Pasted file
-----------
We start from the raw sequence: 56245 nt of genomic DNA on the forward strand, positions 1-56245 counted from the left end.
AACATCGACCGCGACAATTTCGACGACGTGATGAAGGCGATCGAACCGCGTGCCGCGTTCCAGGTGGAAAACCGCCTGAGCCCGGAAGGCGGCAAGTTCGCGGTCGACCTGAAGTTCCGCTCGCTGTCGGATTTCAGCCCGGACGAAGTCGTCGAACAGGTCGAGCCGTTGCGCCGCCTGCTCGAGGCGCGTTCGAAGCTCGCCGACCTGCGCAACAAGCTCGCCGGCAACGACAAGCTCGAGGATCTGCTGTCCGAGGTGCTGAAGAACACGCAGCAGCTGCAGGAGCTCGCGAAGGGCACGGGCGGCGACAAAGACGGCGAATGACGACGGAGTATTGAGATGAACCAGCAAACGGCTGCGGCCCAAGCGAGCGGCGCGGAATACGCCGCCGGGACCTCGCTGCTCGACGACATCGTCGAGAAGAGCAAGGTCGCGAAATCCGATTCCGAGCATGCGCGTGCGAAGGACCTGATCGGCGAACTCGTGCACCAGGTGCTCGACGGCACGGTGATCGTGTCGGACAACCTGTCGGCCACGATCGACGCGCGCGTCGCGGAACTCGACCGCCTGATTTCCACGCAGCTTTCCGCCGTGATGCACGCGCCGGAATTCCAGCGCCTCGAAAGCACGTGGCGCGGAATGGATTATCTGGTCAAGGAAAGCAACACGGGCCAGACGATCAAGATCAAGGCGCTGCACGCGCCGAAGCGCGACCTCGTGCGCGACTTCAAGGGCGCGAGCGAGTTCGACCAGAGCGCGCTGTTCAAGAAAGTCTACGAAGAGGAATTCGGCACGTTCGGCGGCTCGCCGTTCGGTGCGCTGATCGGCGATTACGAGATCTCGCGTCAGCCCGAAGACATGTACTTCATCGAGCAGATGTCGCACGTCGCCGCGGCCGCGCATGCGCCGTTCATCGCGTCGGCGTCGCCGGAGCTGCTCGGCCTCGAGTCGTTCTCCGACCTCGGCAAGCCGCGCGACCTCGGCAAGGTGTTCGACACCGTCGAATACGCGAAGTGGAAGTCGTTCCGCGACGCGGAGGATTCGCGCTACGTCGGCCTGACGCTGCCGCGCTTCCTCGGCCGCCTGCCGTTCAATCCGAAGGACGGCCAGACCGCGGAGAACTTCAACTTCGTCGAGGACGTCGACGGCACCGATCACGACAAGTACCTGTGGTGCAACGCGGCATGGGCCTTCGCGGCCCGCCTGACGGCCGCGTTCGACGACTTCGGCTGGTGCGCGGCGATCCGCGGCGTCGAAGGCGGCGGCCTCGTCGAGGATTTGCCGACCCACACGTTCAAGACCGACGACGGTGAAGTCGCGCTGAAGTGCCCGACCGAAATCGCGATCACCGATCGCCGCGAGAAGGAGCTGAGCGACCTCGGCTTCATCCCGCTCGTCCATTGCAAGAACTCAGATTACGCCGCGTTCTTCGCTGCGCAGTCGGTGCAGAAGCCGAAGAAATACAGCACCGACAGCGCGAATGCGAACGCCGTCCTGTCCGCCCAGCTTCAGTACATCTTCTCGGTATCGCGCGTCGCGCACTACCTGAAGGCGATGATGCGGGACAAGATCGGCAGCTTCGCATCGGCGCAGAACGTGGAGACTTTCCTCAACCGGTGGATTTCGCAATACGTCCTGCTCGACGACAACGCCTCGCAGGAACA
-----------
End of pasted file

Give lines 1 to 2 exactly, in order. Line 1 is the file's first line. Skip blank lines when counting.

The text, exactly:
We start from the raw sequence: 56245 nt of genomic DNA on the forward strand, positions 1-56245 counted from the left end.
AACATCGACCGCGACAATTTCGACGACGTGATGAAGGCGATCGAACCGCGTGCCGCGTTCCAGGTGGAAAACCGCCTGAGCCCGGAAGGCGGCAAGTTCGCGGTCGACCTGAAGTTCCGCTCGCTGTCGGATTTCAGCCCGGACGAAGTCGTCGAACAGGTCGAGCCGTTGCGCCGCCTGCTCGAGGCGCGTTCGAAGCTCGCCGACCTGCGCAACAAGCTCGCCGGCAACGACAAGCTCGAGGATCTGCTGTCCGAGGTGCTGAAGAACACGCAGCAGCTGCAGGAGCTCGCGAAGGGCACGGGCGGCGACAAAGACGGCGAATGACGACGGAGTATTGAGATGAACCAGCAAACGGCTGCGGCCCAAGCGAGCGGCGCGGAATACGCCGCCGGGACCTCGCTGCTCGACGACATCGTCGAGAAGAGCAAGGTCGCGAAATCCGATTCCGAGCATGCGCGTGCGAAGGACCTGATCGGCGAACTCGTGCACCAGGTGCTCGACGGCACGGTGATCGTGTCGGACAACCTGTCGGCCACGATCGACGCGCGCGTCGCGGAACTCGACCGCCTGATTTCCACGCAGCTTTCCGCCGTGATGCACGCGCCGGAATTCCAGCGCCTCGAAAGCACGTGGCGCGGAATGGATTATCTGGTCAAGGAAAGCAACACGGGCCAGACGATCAAGATCAAGGCGCTGCACGCGCCGAAGCGCGACCTCGTGCGCGACTTCAAGGGCGCGAGCGAGTTCGACCAGAGCGCGCTGTTCAAGAAAGTCTACGAAGAGGAATTCGGCACGTTCGGCGGCTCGCCGTTCGGTGCGCTGATCGGCGATTACGAGATCTCGCGTCAGCCCGAAGACATGTACTTCATCGAGCAGATGTCGCACGTCGCCGCGGCCGCGCATGCGCCGTTCATCGCGTCGGCGTCGCCGGAGCTGCTCGGCCTCGAGTCGTTCTCCGACCTCGGCAAGCCGCGCGACCTCGGCAAGGTGTTCGACACCGTCGAATACGCGAAGTGGAAGTCGTTCCGCGACGCGGAGGATTCGCGCTACGTCGGCCTGACGCTGCCGCGCTTCCTCGGCCGCCTGCCGTTCAATCCGAAGGACGGCCAGACCGCGGAGAACTTCAACTTCGTCGAGGACGTCGACGGCACCGATCACGACAAGTACCTGTGGTGCAACGCGGCATGGGCCTTCGCGGCCCGCCTGACGGCCGCGTTCGACGACTTCGGCTGGTGCGCGGCGATCCGCGGCGTCGAAGGCGGCGGCCTCGTCGAGGATTTGCCGACCCACACGTTCAAGACCGACGACGGTGAAGTCGCGCTGAAGTGCCCGACCGAAATCGCGATCACCGATCGCCGCGAGAAGGAGCTGAGCGACCTCGGCTTCATCCCGCTCGTCCATTGCAAGAACTCAGATTACGCCGCGTTCTTCGCTGCGCAGTCGGTGCAGAAGCCGAAGAAATACAGCACCGACAGCGCGAATGCGAACGCCGTCCTGTCCGCCCAGCTTCAGTACATCTTCTCGGTATCGCGCGTCGCGCACTACCTGAAGGCGATGATGCGGGACAAGATCGGCAGCTTCGCATCGGCGCAGAACGTGGAGACTTTCCTCAACCGGTGGATTTCGCAATACGTCCTGCTCGACGACAACGCCTCGCAGGAACA